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Re: Metrics: RFC

Jason L Tibbitts III wrote:
I and I'm sure a good portion of Fedora users would happily install
a package that periodically sent various bits of info related to what
hardware is in the system, what packages are installed, what kernel is
currently running, etc.  Such information could be immensely useful to
community packagers as a validation that their packages are actually
being used somewhere.

That would be useful. But I want us to stay focused one one thing to start and one of the areas we're really hurting in is good hardware support. That can really have a positive impact on our users, so I think it's worth it to try and start there.

There are all sorts of useful bits of information we could collect,
most of which require that some client be installed.  I suggest that
this isn't a problem as long as:

There's only one thing to install, not a collection of random
info-gathering clients.

Keeping in mind what we want to measure, I would guess that we have a few things here:

1. Something that's run every time you change the kernel that can ask users to run through a set of simple tests? Annoying, but maybe we can only run it for 1/20 people and since we're just interested in statistical information, that's enough. Think high level (external monitor support, sound, suspend/resume, etc.)

2. A small program that's run during each suspend and resume. Leaves a file behind reporting success/failure and what was running right before and after each suspend. This gets picked up by a program, maybe from cron and is submitted.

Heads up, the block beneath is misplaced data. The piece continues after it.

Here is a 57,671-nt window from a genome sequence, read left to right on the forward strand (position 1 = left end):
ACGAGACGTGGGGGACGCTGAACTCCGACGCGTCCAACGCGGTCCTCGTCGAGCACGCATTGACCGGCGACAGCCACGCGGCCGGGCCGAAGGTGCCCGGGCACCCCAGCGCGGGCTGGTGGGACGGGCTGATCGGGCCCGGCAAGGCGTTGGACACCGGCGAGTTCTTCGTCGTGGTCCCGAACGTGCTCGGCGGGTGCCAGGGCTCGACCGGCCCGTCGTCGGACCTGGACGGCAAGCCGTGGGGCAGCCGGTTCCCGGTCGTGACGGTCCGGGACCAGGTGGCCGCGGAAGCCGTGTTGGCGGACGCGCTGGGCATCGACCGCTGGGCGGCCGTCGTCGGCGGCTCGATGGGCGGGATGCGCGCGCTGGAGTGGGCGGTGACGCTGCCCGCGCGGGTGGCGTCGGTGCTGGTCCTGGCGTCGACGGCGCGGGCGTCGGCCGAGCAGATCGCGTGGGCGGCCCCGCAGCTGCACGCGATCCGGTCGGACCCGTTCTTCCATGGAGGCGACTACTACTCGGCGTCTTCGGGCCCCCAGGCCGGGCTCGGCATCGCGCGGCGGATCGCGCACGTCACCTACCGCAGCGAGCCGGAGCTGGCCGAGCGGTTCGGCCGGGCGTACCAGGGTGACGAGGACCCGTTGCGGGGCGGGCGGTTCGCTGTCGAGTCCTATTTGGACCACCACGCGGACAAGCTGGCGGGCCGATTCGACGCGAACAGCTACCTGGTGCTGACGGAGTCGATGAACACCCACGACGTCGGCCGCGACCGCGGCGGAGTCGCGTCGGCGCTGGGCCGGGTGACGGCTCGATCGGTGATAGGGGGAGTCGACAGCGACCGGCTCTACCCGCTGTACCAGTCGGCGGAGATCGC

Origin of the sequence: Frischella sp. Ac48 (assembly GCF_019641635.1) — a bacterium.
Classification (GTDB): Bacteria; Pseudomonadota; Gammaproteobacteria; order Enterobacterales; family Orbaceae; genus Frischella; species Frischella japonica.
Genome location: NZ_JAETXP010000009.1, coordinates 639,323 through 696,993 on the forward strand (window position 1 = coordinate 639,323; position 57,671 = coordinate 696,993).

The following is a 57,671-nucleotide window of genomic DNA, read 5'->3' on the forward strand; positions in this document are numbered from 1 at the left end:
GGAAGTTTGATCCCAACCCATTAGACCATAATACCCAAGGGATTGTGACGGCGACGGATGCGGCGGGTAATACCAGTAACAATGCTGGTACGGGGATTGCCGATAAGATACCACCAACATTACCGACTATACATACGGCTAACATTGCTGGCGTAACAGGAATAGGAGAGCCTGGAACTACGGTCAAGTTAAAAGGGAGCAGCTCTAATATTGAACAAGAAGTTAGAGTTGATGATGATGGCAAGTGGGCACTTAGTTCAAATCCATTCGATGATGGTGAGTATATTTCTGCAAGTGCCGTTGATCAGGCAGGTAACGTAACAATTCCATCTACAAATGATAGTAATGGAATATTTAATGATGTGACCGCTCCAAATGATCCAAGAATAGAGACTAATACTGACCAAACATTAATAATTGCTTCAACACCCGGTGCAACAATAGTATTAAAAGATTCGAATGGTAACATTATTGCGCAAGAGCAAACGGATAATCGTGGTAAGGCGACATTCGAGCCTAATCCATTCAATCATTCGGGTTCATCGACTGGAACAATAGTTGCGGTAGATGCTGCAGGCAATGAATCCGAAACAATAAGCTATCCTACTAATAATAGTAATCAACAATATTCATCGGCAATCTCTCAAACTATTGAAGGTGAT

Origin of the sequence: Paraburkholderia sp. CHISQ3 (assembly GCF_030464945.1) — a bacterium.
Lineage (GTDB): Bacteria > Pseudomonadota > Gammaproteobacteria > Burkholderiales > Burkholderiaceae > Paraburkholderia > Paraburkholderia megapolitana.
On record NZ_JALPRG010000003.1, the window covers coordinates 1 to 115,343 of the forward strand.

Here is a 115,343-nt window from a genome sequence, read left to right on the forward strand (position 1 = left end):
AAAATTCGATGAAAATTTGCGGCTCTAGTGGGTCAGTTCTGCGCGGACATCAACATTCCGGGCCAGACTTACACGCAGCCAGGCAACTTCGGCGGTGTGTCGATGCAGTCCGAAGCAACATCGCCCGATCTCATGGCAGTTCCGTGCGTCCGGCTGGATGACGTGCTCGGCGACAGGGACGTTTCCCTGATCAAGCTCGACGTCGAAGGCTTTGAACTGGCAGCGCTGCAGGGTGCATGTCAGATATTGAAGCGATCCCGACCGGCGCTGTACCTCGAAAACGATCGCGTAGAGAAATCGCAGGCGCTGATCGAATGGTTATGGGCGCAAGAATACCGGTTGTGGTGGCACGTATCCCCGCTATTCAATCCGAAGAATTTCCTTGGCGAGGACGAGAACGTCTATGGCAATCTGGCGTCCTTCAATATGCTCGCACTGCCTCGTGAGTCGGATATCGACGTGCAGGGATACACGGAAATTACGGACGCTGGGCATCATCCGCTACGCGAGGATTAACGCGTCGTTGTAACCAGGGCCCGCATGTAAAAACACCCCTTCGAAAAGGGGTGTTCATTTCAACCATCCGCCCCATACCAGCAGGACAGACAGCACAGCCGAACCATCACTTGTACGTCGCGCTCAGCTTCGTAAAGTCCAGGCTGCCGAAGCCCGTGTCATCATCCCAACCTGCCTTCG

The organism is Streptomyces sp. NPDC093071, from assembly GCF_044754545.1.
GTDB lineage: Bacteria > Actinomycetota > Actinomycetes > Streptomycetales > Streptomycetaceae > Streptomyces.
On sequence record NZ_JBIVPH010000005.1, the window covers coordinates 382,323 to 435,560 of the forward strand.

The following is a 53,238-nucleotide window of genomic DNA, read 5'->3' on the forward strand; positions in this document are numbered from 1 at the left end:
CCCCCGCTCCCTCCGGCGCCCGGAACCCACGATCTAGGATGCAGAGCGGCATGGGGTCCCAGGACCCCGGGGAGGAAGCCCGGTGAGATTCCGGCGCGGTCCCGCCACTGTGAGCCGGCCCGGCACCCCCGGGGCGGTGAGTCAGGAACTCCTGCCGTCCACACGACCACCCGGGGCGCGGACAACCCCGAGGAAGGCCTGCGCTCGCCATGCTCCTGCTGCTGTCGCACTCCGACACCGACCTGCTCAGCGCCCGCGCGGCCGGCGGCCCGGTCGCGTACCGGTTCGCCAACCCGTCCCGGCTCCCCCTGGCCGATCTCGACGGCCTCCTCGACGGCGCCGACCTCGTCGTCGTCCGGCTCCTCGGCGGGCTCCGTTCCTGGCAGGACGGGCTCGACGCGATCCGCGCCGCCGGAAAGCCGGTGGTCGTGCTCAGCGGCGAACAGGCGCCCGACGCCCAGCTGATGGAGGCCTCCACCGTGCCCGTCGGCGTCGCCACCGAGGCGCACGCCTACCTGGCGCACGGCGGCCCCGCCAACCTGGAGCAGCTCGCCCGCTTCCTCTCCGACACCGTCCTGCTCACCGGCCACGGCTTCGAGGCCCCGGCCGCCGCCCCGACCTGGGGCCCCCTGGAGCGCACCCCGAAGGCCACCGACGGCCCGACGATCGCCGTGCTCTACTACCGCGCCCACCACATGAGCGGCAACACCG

The client runs from cron and doesn't consume any memory when it's not

It is not installed by default.  The installer can ask, sure.  "Please
help us improve Fedora!  Do you want to install the blahblah client?".
"Yes" should probably not be the default choice.  (It could be
installed by default but not enabled by default, but even that is
probably pushing it.  It's about the appearance of impropriety.)

Yeah, we'll need to be careful. But I also want to make sure that we talk about really what we're trying to do here (really improve the system) as opposed to just find out how many users we have. The second is just a side effect of the first.

The list of information gathered is presented to the user somehow.  An
option should be there to provide someone (root?) with a report of
everything sent in when it's sent in if someone really wants to know.
Updates to the package which provide new information-gathering plugins
should not cause those new plugins to be enabled without user

That's pretty much all the evil-minimization you can reasonably do.
The question is whether the response rate will be high enough and
whether the responses you get give you a statistically valid sample.

A sample of even a few thousand systems can give us a sense of what hardware people are using. If we can connect hardware -> drivers -> kernel version -> suspend success/fail and higher level success/failure metrics (like, does my backlight control work? How about sound?) we can really start to make dave jones' life much easier. And that's one of my real goals.


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